• Digital circulation for daily papers was up in 2018, though not sufficiently to turn around the fall in circulation.
• Ad revenue for newspapers was down 13 percent, according to an analysis of Securities and Exchange Commission filings. Circulation revenue was steady in 2018.
• Revenue was up 4 percent over the year for Fox News, CNN and MSNBC combined, say estimates from media research group Kagan.
• Digital ad revenue has grown substantially, with most landing in Facebook’s and Google’s pockets. Revenue from ads put on all digital platforms was up by 23 percent last year, and currently represents 49 percent of all ad revenue in the country, say eMarketer estimates.
• Traffic to news websites seems to have plateaued. The number of unique visitors to the sites of newspaper and digital-native news sites got no bigger between the fourth quarters of 2017 and 2018, the second year in which there was no notable growth, according to Comscore.
Source: News&Tech, 2019
L.L. Bean Enters Canada with Plans for Stores Across the Country: Interview
By Mario Toneguzzi
The first retail location of L.L.Bean in Canada will be a 13,000-square-foot store in Oakville Place which is set to open August 23. The international retailer has a history of being in business for 107 years.
Kastner said Jaytex has worked out a deal with Hudson’s Bay where the best of L.L.Bean products in all categories will be sold in self-contained branded shops ranging from 300 square feet up to 2,000 square feet.
“These shops will house our key product categories which include men’s, women’s and kids’ apparel, footwear, bags and accessories. They will be mini L.L.Bean stores within Hudson’s Bay. Kastner said that 57 locations will be rolled out at the end of August in Bay stores and next spring it will likely be rolled out to all the remaining Bay stores in Canada.
“The Hudson’s Bay locations that we’re rolling out this fall will cover the top 57 stores from coast to coast right from the flagships in Toronto, Calgary, Montreal and Vancouver down to mid-size and smaller stores,” he said. The Bay has 88 stores in the country. The brand will also be available on thebay.com.
“Ultimately our plan is to get to 20 standalone stores within a 10-year period and it’s really all going to depend on getting the right locations, the right deals, and the right space. We’re going to focus on Ontario first by opening four or five stores, and then start to branch out across the country. We have the postal code data from L.L.Bean from their online and catalogue business. We know where the L.L.Bean customer is.”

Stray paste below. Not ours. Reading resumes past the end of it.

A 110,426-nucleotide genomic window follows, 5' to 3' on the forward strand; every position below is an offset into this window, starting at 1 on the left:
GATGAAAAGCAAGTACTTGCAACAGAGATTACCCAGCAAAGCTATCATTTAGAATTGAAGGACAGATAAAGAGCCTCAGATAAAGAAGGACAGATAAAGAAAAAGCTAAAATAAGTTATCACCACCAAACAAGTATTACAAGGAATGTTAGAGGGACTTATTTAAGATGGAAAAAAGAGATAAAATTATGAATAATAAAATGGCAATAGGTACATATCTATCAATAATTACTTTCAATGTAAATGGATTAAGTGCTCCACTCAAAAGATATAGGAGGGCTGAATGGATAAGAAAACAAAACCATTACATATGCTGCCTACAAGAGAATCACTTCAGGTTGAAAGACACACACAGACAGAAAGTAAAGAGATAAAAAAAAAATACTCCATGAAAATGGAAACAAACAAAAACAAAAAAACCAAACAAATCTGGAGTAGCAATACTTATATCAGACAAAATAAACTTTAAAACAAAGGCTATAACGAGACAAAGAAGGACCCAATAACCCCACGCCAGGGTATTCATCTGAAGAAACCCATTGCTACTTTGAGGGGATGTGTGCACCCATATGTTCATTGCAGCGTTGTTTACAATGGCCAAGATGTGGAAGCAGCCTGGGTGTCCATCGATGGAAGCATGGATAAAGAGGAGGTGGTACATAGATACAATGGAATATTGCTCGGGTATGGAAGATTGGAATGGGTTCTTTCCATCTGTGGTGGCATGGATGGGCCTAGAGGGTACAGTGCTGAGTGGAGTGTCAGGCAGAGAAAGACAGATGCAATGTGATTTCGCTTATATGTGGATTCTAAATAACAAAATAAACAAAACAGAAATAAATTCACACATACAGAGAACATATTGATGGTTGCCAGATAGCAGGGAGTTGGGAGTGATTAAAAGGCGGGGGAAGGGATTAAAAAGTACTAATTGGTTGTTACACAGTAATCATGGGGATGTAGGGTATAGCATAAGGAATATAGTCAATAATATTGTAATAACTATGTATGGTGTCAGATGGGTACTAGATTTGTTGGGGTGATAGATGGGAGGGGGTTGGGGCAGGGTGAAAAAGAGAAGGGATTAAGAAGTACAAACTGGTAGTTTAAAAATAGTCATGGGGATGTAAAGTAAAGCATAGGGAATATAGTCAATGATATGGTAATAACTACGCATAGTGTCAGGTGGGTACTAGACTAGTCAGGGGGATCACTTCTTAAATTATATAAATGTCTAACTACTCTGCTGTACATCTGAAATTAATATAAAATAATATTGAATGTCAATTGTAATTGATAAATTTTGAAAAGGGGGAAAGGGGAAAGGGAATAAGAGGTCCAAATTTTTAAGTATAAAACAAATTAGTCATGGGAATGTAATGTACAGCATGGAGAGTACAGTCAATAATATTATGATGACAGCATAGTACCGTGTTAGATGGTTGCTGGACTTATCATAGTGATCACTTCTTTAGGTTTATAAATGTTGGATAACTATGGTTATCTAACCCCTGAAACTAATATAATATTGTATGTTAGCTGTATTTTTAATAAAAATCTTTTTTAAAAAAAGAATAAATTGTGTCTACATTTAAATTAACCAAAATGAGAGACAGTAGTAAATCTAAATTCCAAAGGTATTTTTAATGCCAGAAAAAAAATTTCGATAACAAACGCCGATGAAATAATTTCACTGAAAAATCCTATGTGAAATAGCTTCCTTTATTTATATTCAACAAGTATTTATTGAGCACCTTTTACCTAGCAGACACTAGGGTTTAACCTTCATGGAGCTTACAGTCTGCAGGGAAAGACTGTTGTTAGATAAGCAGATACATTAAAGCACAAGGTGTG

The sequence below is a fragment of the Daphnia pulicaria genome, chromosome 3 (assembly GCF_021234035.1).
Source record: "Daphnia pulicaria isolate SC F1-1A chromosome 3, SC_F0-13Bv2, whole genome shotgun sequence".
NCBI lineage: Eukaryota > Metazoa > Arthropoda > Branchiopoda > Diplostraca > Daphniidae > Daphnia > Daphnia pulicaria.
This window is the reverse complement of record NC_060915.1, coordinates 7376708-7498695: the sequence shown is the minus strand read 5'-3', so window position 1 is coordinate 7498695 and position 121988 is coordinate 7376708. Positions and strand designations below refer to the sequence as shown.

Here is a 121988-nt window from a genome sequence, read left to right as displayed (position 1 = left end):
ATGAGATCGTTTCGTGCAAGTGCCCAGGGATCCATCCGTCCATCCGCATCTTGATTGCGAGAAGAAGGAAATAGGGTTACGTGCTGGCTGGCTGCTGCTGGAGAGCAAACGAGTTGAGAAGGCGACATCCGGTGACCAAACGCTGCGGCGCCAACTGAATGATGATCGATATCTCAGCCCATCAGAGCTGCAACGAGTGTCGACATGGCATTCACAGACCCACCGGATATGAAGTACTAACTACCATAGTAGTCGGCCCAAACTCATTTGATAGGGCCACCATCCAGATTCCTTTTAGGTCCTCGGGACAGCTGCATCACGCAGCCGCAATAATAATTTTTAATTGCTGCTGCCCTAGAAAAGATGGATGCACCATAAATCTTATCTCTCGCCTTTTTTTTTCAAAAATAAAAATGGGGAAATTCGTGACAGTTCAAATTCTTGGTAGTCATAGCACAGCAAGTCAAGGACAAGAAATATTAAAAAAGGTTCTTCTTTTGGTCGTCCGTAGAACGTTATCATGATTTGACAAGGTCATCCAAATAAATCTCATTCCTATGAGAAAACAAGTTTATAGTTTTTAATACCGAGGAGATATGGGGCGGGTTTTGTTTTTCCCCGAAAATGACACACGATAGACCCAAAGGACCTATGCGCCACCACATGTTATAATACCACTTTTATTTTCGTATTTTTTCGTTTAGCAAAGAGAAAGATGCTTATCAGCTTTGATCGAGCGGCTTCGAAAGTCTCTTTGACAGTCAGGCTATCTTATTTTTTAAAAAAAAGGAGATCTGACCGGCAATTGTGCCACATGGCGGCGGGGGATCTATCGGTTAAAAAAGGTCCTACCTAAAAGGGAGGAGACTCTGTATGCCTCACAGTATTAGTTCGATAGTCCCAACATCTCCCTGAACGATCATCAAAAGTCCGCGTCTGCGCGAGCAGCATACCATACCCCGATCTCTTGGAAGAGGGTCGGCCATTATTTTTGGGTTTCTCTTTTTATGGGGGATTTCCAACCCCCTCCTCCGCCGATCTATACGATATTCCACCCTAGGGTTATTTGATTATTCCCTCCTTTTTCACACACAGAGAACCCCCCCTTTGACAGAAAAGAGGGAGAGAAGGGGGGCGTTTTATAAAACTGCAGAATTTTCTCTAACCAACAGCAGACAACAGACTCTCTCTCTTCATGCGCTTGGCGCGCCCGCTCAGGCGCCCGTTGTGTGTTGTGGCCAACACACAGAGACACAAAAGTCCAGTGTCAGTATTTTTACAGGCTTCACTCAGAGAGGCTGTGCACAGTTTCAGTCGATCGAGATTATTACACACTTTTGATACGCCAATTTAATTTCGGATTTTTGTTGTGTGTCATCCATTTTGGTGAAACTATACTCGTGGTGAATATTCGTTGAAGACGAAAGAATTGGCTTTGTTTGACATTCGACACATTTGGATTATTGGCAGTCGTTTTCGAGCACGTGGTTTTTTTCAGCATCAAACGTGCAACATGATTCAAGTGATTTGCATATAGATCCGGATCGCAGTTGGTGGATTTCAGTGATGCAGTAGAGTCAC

L.L.Bean, Inc. is a leading multi-channel merchant of quality outdoor gear and apparel. Founded in 1912 by Leon Leonwood Bean, the company began as a one-room operation selling a single product, the Maine Hunting Shoe. L.L.Bean is a family-owned Maine company led by Executive Chairman, Shawn Gorman, the great-grandson of Leon Leonwood Bean and Stephen Smith, President and CEO. In the past five years, L.L.Bean has donated over $6 million toward conservation and land stewardship. L.L.Bean currently operates 44 stores in 18 states across the United States, along with 28 stores in Japan. The 220,000-square-foot. L.L.Bean retail store campus in Freeport, ME, is open 24 hours a day, 365 days a year and welcomes more than three million visitors every year.
“We’ve had a long, meaningful relationship with Canadian customers for decades, so we’re thrilled to be able to give our loyal Canadian fans a true comprehensive, omnichannel L.L.Bean experience, with a dedicated web site, Canadian catalogues, and now L.L.Bean retail stores,” said Smith in a news release. “As a Maine-based company that shares a lot of commonalities with our northern neighbours, we’re eager to be infusing a bit of the Maine essence and L.L.Bean brand into the Canadian market.”
The company said the brick-and-mortar store is the latest offering of L.L.Bean products geared specifically for Canada. In late June the brand launched a Canadian-only version of its famous catalogue featuring duty-inclusive prices, designed to make the shopping experience more convenient for customers. The catalogue joined the company’s Canadian-specific website, which launched late last year.